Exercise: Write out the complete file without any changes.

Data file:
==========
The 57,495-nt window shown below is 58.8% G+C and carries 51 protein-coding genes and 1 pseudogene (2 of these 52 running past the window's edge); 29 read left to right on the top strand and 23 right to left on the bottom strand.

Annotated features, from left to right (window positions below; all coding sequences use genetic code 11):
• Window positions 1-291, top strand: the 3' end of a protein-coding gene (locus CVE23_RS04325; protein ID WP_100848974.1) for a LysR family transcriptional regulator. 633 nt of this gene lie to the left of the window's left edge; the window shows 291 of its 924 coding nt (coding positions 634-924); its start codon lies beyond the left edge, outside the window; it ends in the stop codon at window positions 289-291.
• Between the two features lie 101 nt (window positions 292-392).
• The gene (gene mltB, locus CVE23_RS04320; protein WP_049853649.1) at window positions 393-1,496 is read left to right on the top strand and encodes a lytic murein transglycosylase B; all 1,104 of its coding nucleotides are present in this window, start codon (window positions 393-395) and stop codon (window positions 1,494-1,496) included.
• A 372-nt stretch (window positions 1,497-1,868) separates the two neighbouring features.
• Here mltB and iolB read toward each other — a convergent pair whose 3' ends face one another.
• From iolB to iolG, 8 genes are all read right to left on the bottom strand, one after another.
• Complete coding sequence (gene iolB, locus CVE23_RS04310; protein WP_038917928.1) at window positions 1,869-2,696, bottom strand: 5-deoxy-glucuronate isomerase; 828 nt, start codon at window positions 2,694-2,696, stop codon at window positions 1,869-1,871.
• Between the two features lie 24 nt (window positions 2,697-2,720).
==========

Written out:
The 57,495-nt window shown below is 58.8% G+C and carries 51 protein-coding genes and 1 pseudogene (2 of these 52 running past the window's edge); 29 read left to right on the top strand and 23 right to left on the bottom strand.

Annotated features, from left to right (window positions below; all coding sequences use genetic code 11):
• Window positions 1-291, top strand: the 3' end of a protein-coding gene (locus CVE23_RS04325; protein ID WP_100848974.1) for a LysR family transcriptional regulator. 633 nt of this gene lie to the left of the window's left edge; the window shows 291 of its 924 coding nt (coding positions 634-924); its start codon lies beyond the left edge, outside the window; it ends in the stop codon at window positions 289-291.
• Between the two features lie 101 nt (window positions 292-392).
• The gene (gene mltB, locus CVE23_RS04320; protein WP_049853649.1) at window positions 393-1,496 is read left to right on the top strand and encodes a lytic murein transglycosylase B; all 1,104 of its coding nucleotides are present in this window, start codon (window positions 393-395) and stop codon (window positions 1,494-1,496) included.
• A 372-nt stretch (window positions 1,497-1,868) separates the two neighbouring features.
• Here mltB and iolB read toward each other — a convergent pair whose 3' ends face one another.
• From iolB to iolG, 8 genes are all read right to left on the bottom strand, one after another.
• Complete coding sequence (gene iolB, locus CVE23_RS04310; protein WP_038917928.1) at window positions 1,869-2,696, bottom strand: 5-deoxy-glucuronate isomerase; 828 nt, start codon at window positions 2,694-2,696, stop codon at window positions 1,869-1,871.
• Between the two features lie 24 nt (window positions 2,697-2,720).